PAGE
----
As for AGA, actually, I was thinking of putting a large picture of our illustrious founder on the wall. And writing a hymn. And designing a flag. But only after the total of members sails past 10. Only 5 to go . . .

As regards referendums/a, I guess it depends on what a country's Constitution says, even if a majority of a member region/nation rejects it. Not having a written Constitution, almost anything goes in the UK, especially after Tony Blair has shown how easy it is to ignore the 'conventions' that were considered sacrosanct when I studied law a few decades ago. I can't say what the Canadian situation is.

Personally, I find it hard to envisage tanks in Bilbao but who really knows? It would seem stupid to me to make a military conflict out of the situation and, if I were Basque, I would be counting on this to move forward bit by bit. Just like the president, in fact. It must be my Basque blood from 15,000 years ago.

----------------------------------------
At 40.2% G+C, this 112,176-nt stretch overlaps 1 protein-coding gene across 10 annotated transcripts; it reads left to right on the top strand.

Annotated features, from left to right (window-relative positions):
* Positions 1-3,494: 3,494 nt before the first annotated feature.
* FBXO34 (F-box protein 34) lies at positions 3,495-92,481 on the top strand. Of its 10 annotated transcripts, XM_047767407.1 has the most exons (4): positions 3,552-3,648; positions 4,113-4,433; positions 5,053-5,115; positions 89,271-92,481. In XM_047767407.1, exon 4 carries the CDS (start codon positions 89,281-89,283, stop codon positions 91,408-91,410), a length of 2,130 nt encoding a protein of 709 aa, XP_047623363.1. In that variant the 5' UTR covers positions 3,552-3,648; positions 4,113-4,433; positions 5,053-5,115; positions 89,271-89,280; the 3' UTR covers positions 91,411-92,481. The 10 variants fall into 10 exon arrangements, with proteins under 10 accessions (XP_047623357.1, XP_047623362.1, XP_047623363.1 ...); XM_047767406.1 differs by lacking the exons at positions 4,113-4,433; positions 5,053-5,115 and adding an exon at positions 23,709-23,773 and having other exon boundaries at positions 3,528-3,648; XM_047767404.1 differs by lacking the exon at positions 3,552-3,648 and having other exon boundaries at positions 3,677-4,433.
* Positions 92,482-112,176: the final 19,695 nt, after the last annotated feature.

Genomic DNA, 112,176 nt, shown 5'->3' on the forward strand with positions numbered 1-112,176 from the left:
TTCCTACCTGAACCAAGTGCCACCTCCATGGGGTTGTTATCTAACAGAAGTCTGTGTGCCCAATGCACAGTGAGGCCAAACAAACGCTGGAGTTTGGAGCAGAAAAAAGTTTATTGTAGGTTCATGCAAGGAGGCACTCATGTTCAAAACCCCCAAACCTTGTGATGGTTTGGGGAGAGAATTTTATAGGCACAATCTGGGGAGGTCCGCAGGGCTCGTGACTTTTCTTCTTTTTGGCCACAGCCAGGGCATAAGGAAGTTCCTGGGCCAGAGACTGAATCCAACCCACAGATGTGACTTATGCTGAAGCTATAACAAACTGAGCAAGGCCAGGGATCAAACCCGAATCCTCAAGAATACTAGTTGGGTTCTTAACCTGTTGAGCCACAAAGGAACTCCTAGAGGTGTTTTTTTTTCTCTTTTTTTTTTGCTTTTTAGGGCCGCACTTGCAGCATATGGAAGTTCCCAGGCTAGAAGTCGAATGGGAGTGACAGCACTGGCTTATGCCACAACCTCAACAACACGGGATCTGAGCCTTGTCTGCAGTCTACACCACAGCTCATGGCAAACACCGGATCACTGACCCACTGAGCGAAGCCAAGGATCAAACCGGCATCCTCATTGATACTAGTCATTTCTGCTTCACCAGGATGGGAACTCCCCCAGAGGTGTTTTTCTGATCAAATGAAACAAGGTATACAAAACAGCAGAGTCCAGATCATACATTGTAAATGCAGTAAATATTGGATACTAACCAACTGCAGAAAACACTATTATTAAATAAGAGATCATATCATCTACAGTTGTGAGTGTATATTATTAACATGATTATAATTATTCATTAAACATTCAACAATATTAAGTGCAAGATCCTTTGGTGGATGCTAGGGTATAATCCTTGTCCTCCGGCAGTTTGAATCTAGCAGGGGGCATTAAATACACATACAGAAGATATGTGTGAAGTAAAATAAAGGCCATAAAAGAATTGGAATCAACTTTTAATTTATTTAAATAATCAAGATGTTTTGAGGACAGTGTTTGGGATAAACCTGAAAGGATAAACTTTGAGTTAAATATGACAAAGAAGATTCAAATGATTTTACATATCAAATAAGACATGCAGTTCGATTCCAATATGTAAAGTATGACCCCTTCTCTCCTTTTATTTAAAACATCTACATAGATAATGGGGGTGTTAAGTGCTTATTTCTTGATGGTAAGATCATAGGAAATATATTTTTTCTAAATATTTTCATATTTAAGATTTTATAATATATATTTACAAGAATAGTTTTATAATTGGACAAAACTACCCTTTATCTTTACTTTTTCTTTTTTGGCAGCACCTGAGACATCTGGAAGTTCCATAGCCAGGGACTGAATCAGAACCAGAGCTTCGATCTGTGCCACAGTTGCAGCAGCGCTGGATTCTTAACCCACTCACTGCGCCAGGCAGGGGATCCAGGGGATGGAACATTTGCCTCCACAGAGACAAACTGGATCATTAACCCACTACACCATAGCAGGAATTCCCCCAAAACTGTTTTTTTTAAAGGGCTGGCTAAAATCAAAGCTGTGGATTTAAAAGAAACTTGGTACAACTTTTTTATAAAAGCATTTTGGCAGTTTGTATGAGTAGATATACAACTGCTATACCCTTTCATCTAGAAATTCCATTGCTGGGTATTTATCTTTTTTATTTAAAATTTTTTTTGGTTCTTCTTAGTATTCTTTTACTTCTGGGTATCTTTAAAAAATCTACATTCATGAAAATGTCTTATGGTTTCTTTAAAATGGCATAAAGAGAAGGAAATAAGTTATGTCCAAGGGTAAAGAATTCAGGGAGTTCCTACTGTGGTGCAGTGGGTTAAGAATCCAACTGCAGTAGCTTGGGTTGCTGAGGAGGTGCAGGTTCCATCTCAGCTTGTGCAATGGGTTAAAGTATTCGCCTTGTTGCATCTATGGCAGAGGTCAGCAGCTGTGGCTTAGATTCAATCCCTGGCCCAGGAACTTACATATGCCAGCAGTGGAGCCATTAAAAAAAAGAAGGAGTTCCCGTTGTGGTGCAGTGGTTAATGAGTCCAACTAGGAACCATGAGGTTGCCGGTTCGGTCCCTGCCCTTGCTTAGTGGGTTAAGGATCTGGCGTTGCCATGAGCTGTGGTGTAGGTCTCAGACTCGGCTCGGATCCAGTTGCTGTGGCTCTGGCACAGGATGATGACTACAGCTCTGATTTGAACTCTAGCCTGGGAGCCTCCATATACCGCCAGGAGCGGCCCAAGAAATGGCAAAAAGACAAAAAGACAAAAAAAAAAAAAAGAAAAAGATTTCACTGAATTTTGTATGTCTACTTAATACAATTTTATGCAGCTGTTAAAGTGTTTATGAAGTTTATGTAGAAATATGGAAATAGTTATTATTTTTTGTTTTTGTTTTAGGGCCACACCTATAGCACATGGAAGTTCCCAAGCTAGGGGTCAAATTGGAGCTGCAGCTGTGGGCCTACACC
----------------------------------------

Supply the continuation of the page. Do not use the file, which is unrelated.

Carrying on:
Anonymous said...

Your comments about the Abbey National were,in my case, only too true.Twice last year instead of reinvesting the proceeds of matured bonds I decided to have them transferred to my Bank account. In the first case there was quite a delay but in the second every obstacle seemed to be put in my way until eventually I threatened legal action[and it was no idle threat] to the Customer Services-some service-and then miraculously all difficulties were solved and a cheque sent to me that day. Of course, as I was living in Spain and would have to send the cheque back to my bank in the UK it meant that Abbey would have the use of my money for at least a further two to three weeks-nice little earner for them.